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Oy Vey...Prenatal Lunch

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  • #16
    Deli meats are actually a bigger risk for listeria than soft cheeses. But the risk is real - an artisan cheesemaker here was forced into bankruptcy by a six-months-pregnant woman eating his cheese and subsequently miscarrying due to listeriosis. I read something a few days ago though that provided some evidence that susceptibility to food-borne illness is more due to your own internal flora than the bacteria themselves - the upshot of that being that you should get your insides in order before you become pregnant, or stay away from cheese and sushi and deli meats and other yummy things.

    Sorry, TOTAL thread derailment there....

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    • #17
      Originally posted by spughy View Post
      Deli meats are actually a bigger risk for listeria than soft cheeses. But the risk is real - an artisan cheesemaker here was forced into bankruptcy by a six-months-pregnant woman eating his cheese and subsequently miscarrying due to listeriosis. I read something a few days ago though that provided some evidence that susceptibility to food-borne illness is more due to your own internal flora than the bacteria themselves - the upshot of that being that you should get your insides in order before you become pregnant, or stay away from cheese and sushi and deli meats and other yummy things.

      Sorry, TOTAL thread derailment there....
      Could you provide a link? I'd be very interested in that.

      I know that the risk is highest with cold cooked things that have been standing around a while. So if your ham or pate is frreshly cooked you should be fine. The trouble is that pate you buy in the shops may have been sitting around for weeks before you get hold of it.

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      • #18
        Originally posted by orielwen View Post
        Could you provide a link? I'd be very interested in that.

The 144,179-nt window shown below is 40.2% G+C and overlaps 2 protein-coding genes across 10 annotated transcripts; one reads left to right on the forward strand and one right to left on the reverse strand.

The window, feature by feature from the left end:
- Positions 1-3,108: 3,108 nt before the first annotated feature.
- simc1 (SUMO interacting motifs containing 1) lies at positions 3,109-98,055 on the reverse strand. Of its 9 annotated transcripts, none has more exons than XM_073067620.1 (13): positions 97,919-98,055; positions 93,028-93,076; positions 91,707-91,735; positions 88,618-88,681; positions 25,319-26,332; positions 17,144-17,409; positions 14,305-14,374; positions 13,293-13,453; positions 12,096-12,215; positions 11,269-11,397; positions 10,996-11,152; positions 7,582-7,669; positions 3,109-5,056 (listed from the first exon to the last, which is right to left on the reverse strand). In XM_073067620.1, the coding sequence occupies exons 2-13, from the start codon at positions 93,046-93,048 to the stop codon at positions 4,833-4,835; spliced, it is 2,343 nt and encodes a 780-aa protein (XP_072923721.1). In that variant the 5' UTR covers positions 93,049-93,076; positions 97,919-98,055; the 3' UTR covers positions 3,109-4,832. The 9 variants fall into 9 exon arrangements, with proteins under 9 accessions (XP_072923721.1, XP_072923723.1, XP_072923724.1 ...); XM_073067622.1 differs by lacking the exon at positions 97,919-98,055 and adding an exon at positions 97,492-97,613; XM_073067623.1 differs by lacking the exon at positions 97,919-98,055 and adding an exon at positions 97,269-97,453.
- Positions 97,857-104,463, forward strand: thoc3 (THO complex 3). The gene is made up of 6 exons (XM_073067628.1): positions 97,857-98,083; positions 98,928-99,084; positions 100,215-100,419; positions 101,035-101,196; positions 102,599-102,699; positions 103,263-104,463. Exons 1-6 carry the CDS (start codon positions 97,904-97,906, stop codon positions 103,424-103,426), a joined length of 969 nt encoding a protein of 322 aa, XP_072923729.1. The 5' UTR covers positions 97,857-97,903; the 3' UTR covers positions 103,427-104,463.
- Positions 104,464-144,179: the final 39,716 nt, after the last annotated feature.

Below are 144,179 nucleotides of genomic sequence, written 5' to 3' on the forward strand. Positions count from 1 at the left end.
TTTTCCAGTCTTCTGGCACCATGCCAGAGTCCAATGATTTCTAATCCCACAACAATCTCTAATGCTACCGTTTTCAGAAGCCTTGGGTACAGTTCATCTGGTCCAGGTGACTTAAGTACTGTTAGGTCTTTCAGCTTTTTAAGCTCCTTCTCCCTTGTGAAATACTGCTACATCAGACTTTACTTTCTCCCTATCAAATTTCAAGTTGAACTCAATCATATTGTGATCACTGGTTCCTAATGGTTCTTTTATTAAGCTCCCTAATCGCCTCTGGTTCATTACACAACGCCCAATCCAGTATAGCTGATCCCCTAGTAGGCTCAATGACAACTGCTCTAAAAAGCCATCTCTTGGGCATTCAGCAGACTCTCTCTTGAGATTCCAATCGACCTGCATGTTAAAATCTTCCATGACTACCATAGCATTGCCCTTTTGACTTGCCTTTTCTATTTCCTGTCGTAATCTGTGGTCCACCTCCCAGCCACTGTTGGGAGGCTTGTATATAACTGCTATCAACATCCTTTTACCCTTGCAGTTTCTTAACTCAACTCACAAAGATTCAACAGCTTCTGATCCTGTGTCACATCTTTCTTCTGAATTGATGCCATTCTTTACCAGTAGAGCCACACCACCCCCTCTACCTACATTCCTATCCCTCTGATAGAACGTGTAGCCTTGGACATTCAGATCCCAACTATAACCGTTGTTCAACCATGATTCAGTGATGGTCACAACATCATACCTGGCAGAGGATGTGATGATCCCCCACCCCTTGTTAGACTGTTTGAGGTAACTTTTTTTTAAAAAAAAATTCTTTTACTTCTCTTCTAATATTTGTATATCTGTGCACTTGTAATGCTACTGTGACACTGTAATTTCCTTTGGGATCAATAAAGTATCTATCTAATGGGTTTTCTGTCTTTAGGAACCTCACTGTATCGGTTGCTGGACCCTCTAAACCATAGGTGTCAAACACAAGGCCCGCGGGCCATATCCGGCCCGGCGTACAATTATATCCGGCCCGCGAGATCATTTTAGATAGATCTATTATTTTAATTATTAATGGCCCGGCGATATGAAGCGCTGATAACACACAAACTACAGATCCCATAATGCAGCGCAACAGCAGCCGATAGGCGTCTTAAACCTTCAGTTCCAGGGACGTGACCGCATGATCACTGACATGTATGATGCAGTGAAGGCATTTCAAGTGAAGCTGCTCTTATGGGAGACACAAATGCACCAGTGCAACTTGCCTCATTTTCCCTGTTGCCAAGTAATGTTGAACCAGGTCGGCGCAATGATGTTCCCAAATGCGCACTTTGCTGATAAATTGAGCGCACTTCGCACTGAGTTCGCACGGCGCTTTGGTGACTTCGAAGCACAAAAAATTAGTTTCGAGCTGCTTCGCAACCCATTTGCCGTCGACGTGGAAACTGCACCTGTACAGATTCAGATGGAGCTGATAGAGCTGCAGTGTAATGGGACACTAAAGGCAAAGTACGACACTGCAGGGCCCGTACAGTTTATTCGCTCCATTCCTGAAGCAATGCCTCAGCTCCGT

I know that the risk is highest with cold cooked things that have been standing around a while. So if your ham or pate is frreshly cooked you should be fine. The trouble is that pate you buy in the shops may have been sitting around for weeks before you get hold of it.
        Yeah, that's exactly right. The article I read was in the New York Times - this one. I have a personal anecdote that illustrates it well - two friends and I went out for a wine-and-cheese evening and ate all kinds of squooshy, interesting, sometimes raw milk cheeses at several restaurants around town. We all ate exactly the same cheeses, in mostly the same amounts, and I probably ate the most. Both my friends got sick about 72 hours later with classic listeriosis symptoms, but I didn't even get a tummy-wobble. They both eat pretty standard diets but I've always eaten all my veg from farm stands, never buy washed eggs if I can help it, eat tons of raw cheese, etc. Also I was raised in a very dirt-friendly environment (my dad grew all our veg, we played in the dirt every possible second of childhood and we ate a lot of wild food).

        Also, my mom's next-door-neighbour is a physician, who is often called on to evaluate complaints of food poisoning against a restaurant. He said it's virtually impossible to really pin food contamination down - even if tests come back positive for a specific bacteria, for every 10 people who get sick from eating the contaminated food, in most cases, there are another 50 who don't. So definitely, there are huge individual differences in terms of susceptibility.

        That having been said, if you're pregnant, now is NOT the time to actively work on boosting your domestic bugs. If you don't have a few years' (at least) history of eating lots of fermented food, dirt-laden veggies and playing in environments that are essentially probiotic soup (like the seashore, an organic garden, etc.) AND if you are an avid hand-washer and user of Purelle, just assume that you and the listeria aren't going to be happy together and definitely follow the conventional "avoid deli meats, soft cheeses, raw dairy, and sushi" advice.

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        • #19
          Originally posted by spughy View Post
          Deli meats are actually a bigger risk for listeria than soft cheeses. But the risk is real - an artisan cheesemaker here was forced into bankruptcy by a six-months-pregnant woman eating his cheese and subsequently miscarrying due to listeriosis. I read something a few days ago though that provided some evidence that susceptibility to food-borne illness is more due to your own internal flora than the bacteria themselves - the upshot of that being that you should get your insides in order before you become pregnant, or stay away from cheese and sushi and deli meats and other yummy things.

          Sorry, TOTAL thread derailment there....
          oh, this steams me badly. i have never been pregnant, and even i know doctors tell moms-to-be to avoid certain foods, like fresh or raw cheese. am sorry that this woman lost a baby, but had she no personal responsibility in what she put in her own mouth? urgh.
          As I ate the oysters with their strong taste of the sea and their faint metallic taste that the cold white wine washed away, leaving only the sea taste and the succulent texture, and as I drank their cold liquid from each shell and washed it down with the crisp taste of the wine, I lost the empty feeling and began to be happy and to make plans.

          Ernest Hemingway

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